All companies do well. Until they don’t.
Most companies form around an idea. That idea solves a problem. And people will pay for that idea.
But time marches on, and problems morph. That original idea slowly becomes less valuable. And so does the company.
But this rarely happens overnight. It is a slow, gradual deterioration.
Usually, companies respond to sagging sales by tightening their belt. The work harder. Faster. All the while, the ground under their very feet is growing less stable. Their idea is fading.
I’ve seen it over and over. Companies refuse to change, until they see the hangman’s noose.
Once the noose is in sight, change agents spring to life. Pending doom makes strategic decisions simple. Change, or go away. Issues that once paralyzed an organization are swept away in a desire to stay in business.
If you want to see this idea in cinematic form, watch this YouTube clip. Danny DeVito plays a character who wants to liquidate a company. He stands before a hostile shareholder’s meeting, and tells them the cold, hard truth.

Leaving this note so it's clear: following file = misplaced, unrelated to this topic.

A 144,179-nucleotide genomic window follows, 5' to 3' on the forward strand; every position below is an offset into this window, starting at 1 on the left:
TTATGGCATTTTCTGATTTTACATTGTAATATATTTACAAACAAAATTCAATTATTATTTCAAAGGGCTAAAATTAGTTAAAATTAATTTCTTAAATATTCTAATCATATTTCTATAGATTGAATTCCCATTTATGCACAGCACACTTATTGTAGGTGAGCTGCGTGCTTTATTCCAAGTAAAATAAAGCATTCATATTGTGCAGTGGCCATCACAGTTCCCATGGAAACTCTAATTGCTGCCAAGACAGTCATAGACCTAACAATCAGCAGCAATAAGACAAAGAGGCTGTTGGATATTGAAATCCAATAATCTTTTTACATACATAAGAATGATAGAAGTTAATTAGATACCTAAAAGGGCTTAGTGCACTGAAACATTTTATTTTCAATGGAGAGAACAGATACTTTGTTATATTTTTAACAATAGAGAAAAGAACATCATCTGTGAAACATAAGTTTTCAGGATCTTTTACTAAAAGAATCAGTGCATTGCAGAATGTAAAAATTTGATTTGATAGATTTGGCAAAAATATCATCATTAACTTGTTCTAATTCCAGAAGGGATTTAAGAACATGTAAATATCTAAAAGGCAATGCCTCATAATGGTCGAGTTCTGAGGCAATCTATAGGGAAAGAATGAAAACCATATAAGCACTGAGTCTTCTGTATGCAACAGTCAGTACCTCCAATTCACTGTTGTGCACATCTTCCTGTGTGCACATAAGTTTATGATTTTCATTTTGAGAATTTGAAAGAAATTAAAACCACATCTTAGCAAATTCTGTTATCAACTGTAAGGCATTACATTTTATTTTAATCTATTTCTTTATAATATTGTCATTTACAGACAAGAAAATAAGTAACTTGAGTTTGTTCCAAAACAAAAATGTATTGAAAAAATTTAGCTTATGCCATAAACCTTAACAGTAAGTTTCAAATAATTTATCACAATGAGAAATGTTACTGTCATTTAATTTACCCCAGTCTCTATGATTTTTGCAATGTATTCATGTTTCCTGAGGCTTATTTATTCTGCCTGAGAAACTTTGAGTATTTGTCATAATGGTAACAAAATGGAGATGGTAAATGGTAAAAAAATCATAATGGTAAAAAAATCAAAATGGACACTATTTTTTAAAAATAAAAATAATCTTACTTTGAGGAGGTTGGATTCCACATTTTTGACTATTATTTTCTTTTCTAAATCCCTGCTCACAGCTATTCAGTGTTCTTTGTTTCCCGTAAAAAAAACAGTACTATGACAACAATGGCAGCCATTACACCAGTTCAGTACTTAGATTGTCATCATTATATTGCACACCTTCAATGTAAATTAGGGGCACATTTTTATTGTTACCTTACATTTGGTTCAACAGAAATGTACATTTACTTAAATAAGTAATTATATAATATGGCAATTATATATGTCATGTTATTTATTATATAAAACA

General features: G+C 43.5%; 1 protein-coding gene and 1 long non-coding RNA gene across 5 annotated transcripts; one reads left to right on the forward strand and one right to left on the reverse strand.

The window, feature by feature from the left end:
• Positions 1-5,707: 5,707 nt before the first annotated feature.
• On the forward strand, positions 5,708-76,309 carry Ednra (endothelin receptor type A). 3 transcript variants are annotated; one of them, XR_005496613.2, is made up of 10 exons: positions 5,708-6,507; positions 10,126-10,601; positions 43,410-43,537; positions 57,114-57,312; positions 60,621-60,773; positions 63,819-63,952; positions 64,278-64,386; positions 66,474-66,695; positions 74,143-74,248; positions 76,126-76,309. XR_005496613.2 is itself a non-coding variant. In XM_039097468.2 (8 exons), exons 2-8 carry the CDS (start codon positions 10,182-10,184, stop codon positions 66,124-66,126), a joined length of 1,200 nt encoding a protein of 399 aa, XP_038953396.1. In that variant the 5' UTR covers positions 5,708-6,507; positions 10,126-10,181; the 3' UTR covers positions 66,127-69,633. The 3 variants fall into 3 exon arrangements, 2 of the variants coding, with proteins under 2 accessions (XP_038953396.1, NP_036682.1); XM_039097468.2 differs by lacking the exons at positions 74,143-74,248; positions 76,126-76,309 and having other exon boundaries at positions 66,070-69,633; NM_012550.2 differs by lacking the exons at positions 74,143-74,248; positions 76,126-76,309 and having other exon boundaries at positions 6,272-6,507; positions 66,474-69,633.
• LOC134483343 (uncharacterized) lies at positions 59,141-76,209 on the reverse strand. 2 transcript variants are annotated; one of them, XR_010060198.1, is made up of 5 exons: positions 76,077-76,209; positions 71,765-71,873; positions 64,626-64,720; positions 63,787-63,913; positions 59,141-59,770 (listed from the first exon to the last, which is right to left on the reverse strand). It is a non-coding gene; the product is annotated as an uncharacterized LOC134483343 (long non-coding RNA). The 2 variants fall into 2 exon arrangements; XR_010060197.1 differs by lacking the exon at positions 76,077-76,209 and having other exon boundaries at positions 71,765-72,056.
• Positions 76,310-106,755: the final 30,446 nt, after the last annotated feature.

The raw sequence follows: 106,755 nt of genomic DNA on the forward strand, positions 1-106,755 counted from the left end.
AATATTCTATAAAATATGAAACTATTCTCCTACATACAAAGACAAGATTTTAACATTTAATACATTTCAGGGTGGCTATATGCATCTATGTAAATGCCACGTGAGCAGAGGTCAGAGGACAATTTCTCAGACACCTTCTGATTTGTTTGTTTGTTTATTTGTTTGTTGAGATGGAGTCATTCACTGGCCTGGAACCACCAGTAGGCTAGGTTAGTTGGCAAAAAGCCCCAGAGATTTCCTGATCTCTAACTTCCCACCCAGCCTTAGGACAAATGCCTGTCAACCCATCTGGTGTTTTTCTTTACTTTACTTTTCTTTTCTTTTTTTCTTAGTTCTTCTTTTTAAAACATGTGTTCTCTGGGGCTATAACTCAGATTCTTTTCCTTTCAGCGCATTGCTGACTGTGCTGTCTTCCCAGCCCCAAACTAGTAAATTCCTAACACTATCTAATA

We’re dead. We’re just not broke.
And you know the surest way to go broke? Keep getting an increasing share of a shrinking market. Down the tubes. Slow but sure.
You know, at one time there must have been dozens of companies making buggy whips. And I bet the last company around was the one that made the best (expletive) buggy whip you ever saw. Now how would you have like to have been a stockholder in that company?
Too many companies wait until pending doom to make big changes. Not all, but far too many. They drag their feet on big strategic problems until it might be too late.
What a waste.
Now, do me a favor. Take out two pieces of paper.
On one, sketch how your credit union would be designed if you were starting it from scratch.
On the other, write down a list of things that you’d start doing/stop doing, if pending doom were staring you in the eyes.
Now, look at the things on those sheets of paper.
What in the world are you waiting for?